See? If I create a new Circle in Google Plus because there is a list of contacts / networks that I would want to keep up with and get exposed to everything they share in G+ that’s what I expect the circle to handle graciously, not just show to me what it thinks is better for me. Never mind how much data you have about me. No, sorry, systems should not be making that choice for people. At least, people should be given the opportunity to opt-in or opt-out of that model, which in this case it’s just not happening. And I am finding that incredibly frustrating and perhaps somewhat disturbing as well for that matter.

Why? Mainly, of course, because of that filter bubble. I would want to be the person in charge of what I get exposed to, how I would want to get exposed to, and, most importantly, how I would want to consume that content shared across. And let it be down to me to decide if I would want to mitigate, or not, the fire hose effect of content I get exposed to. It should be my decision, not the system’s. That’s actually one of the reasons why I have never been a fan of Facebook, Twitter and various other social networking tools that do pretty much the same thing: putting constraints in place by the system, within the streams, thinking it knows better than their end-users. Well, maybe not. 

Yes, I realise that I am perhaps making a big fuss out of anything. I mean, I am sure that you folks would be able to identify a whole bunch of various different areas of improvement for Google Plus in terms of missing features and capabilities, but, to me, it’s all down to this: can I use it for work? Yes, I know I can use it for personal use, which I have already for a long while, just like any other social networking tool, but, to me, Google Plus was special, because I could also use it for work. Or, at least, that’s what I thought, because, after finding out about that behaviour, I am just not sure anymore. I mean, think of this very same scenario happening with work email…

Yes, that’s exactly what I meant. There is no way that you just can’t miss work related emails, specially, from a customer, or business partner, or from an urgent request from your boss or your fellow colleagues, only to find out the system thought about dropping it out, because it was not that important. Goodness! That would never happen with email. Period. It’s out of the question, even. So why should social networking tools be different? Why can’t we have that opt-in / opt-out option where we, the end-users, the social networkers, get to decide how we would want to process, consume and digest those streams? That’s a fair request, don’t you think?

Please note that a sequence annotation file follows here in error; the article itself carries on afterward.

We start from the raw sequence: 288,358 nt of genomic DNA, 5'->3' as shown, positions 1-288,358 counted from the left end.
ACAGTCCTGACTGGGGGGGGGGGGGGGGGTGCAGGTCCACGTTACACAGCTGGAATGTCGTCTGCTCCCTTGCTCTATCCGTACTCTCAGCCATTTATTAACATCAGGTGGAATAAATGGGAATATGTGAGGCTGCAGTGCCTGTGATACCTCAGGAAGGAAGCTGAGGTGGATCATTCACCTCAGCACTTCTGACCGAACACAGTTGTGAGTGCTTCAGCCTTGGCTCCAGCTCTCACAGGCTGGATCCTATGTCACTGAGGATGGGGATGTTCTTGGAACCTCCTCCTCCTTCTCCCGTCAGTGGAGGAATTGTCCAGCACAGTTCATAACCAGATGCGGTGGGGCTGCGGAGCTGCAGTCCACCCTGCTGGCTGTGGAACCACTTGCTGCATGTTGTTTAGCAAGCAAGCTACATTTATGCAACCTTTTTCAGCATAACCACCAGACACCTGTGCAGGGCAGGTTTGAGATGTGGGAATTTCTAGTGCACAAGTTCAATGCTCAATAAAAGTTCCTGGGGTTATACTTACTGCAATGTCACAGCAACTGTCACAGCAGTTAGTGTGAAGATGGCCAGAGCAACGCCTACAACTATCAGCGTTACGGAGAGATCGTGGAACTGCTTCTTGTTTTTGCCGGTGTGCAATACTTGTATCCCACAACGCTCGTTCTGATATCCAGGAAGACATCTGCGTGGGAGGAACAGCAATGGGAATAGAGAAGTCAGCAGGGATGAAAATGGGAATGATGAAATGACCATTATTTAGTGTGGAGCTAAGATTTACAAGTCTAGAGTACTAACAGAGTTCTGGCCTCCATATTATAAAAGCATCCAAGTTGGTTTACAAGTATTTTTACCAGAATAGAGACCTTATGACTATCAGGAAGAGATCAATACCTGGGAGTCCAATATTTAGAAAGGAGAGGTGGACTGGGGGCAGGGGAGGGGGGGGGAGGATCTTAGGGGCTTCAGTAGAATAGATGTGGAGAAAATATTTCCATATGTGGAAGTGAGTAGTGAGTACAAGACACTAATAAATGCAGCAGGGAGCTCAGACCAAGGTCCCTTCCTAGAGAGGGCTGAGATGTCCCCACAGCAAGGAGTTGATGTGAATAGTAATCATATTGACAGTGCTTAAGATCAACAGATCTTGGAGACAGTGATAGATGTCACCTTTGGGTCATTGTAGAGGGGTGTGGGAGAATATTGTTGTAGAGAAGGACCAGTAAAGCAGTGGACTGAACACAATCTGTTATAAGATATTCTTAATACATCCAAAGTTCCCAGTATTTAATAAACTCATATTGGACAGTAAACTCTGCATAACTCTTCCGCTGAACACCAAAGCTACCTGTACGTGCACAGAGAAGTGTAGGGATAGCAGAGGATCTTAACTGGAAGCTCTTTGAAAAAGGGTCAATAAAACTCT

So what’s going to happen next then, you may be wondering, right? Well, for now, and while I am awaiting for an official answer from Google Plus Help and some other folks, G+ has dropped out to the same level of attention, engagement, involvement and relevancy as plenty of other social networking tools, because no matter how hard you would try it looks like with Google Plus, just like with plenty of others, you will always  be missing stuff and, to be frank, if that’s going to happen, I rather prefer to focus my attention elsewhere. It’s not even worth the effort anymore. Does that mean I will be ditching Google Plus for good? No, not yet. Like I said, I like it quite a bit. I am not going to give up on it that easy or that soon, even though I fully realise I will never get an answer from the Help & Support team(s), which is also another one of those issues with all of these public social networking tools on the Open Web. I will continue to make use of it. It’s just that instead of spending a substantial amount of time in it every day, the level of attention has dropped quite a bit, to the point where it no longer has the priority on my external social networking activities as it used to have. That focus is now gone.